The Perfect Baby Handbook by Dale Hrabi. An exclusive excerpt from the satirical parenting guide on

Excerpt: Perfect Baby Handbook

How many vowels should your baby’s name have? And other burning questions. by Dale Hrabi

April 13, 2009

Satirist Dale Hrabi provided Babble with this fun, exclusive excerpt from his new illustrated, absurdist how-to, The Perfect Baby Handbook: A Guide for Excessively Motivated Parents – and with an equally witty interview you can read here. Hrabi says in the Q&A that he’s trying to get across in a funny way the notion that “you may be doing your kids a disservice if you buy into the idea of perfection” – a worthy message if we’ve ever heard one. – The Babble Editors

Rambling Poses

Interpreting Baby’s Body Language

class=”iframe”> 1. The Time-Out Pose

Averts eyes, twists away, folds in limbs.

Baby is saying: “I’m overstimulated and need some quiet time alone. I’m thinking mid-weekish. Oh, it doesn’t matter . . . either Spain or Mexico. But not that little villa in Majorca. You know, with the mildew?”

2. The “Hold Me” Pose

Looks up at you, lifts arms

Baby is saying: “Hey, what’s going on? You look bored and unfulfilled. Would it help if you could cuddle me and walk around the room murmuring soothing things? Because if that’s where you’re at, it’s completely doable. I have four minutes free . . .”

3. The Alert Readiness Pose

Clasps hands cutely, leans toward you, smiles.

Baby is saying: “Boy, am I glad you’re back! You’ll never believe what’s been going on here! Did you know Nanny is totally Wiccan? The minute you left, all her friends came over to dance naked around the fireplace and keen like wolves, and then we sacrificed Daddy’s clownfish to the moon goddess and . . . Hi!”

4. The C Pose

As part of a sequence involving the Y, M, and A Poses, Baby forms the letter “C” with arms.

Baby is saying: “Daddy, what is this song? It’s so . . . anthemic. You seem to think it’s just a feel-good ditty, but it’s obviously laden with alternative-lifestyle innuendoes. What’s up with that?”

5. The Evaluation Pose

Steeples fingers, purses lips, gazes at you intently.

Baby is saying: “Are we absolutely sure you’re my biological parents? Anyway, moving on . . . Wow, I’m hungry.”

Excerpt: Perfect Baby Handbook

How many vowels should your baby’s name have? And other burning questions. by Dale Hrabi

April 13, 2009

Six Degrees of Stimulation

Questions to Ask Yourself When Choosing a Cutting-Edge Educational Toy

class=”iframe”>class=”img class=”iframe””> 1. Does the plaything resemble an overweight monkey?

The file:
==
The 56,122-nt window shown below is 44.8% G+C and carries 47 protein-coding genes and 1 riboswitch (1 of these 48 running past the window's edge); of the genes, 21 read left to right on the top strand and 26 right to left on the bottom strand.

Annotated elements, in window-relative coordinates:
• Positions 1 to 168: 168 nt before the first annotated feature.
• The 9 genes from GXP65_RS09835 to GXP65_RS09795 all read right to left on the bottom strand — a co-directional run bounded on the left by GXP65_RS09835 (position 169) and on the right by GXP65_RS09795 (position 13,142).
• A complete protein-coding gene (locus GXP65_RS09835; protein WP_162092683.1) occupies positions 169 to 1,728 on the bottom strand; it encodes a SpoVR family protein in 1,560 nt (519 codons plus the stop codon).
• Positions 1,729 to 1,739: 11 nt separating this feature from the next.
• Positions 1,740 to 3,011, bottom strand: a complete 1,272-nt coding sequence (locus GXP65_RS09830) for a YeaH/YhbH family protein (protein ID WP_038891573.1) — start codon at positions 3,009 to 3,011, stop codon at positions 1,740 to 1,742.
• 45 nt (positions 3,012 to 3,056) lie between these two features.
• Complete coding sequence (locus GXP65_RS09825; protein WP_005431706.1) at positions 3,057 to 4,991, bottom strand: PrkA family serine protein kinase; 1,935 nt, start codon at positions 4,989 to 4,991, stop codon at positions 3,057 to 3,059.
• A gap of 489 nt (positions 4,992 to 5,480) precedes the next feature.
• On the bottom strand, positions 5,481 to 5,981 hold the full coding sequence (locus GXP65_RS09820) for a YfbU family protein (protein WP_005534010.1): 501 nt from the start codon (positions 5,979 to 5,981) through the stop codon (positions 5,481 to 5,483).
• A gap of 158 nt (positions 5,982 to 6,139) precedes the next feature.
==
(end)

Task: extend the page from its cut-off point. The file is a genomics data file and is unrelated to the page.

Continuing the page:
Toys based on obese animals have large, easily identifiable faces – a key factor in engaging Baby’s attention and her pity.

2. Does it combine garish colors and unsettling patterns?

Baby reacts most strongly to toys that seem to have been designed by insane Japanese schoolgirls who’ve had too much caffeine.

3. Is the toy a feast of provocative textures?

Does it invite tactile exploration by combining the tickle of feathers, the pointiness of pinecones, and the bumpiness of a skin condition?

4. Can Baby interact with it?

Does it feature peekaboo eye flaps? Buttons that make it squeak or explode? Can your child use it to grate cheese or dial the Netherlands?

5. Does it perform a light show that recalls a 1992 Def Leppard concert?

Your miracle can’t help but respond to playthings that shoot piercing beams of light into her eyes.

6. Is it festooned with mirrors?

Mirrors help Baby form facial expressions that convincingly suggest she loves the toy. She doesn’t want to hurt your feelings, after all.

Excerpt: Perfect Baby Handbook

How many vowels should your baby’s name have? And other burning questions. by Dale Hrabi

April 13, 2009

The Name of the Game

Baby Nomenclature Made Easy

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It’s often said the wrong baby name choice will doom an infant to a life of misery, social failure, and garages with just one door. That’s only 99% true. One child, named Dusty, went on to achieve a two-car garage with a nice weather vane, while another, christened Weeza, is only intermittently miserable. So don’t stress.

The truth is, naming a child is a wonderful experience with only nineteen crucial factors to consider. Let’s start with the basics.

Are vowels really necessary?

While we all know happy, gifted children called Mrk, Alxndr, and Bth, these kids sound constipated when called upon to identify themselves. By simply adding vowels to such names, you get the more musical variants: Mirk, Aloxeendry, and Boaith.

What about consonants? Suddenly, I’m seeing them in every second baby’s name.

Admittedly, a few trendy consonants, such as B, C, D, J, K, L, M, N, P, Q, R, S, T, W, and Z, have become ubiquitous. However, others, such as F, G, H, and V, are eagerly waiting to step in. As a fresher alternative to Mike, consider Vife.

What makes a name perfect?

It should connote adequate soccer skills. And glory.

Is that all?

No. To paraphrase Jane Austen, the name must have a thorough knowledge of music, singing, drawing, dancing, and the modern languages; and besides all this, a certain something in its air and the manner of walking. Barry, for instance.

How many letters should a perfect name contain?

Ideally, nine. Some popular options include Sebastian, Elizabeth, and Chloeeeee.

Wouldn’t it be great if my wife and I combined our first names into one perfect baby moniker?

Yes, absolutely, if your name is C and your wife’s is Atherine. If, however, her name is Ass and yours is Hole, proceed with caution. Very few people can pronounce Holeass correctly.

We’re leaning toward the upbeat, confident Almighty (for a girl) but worry it might sound stuck-up. Any advice?

Soften it with a demure middle name, such as Rose or Being.

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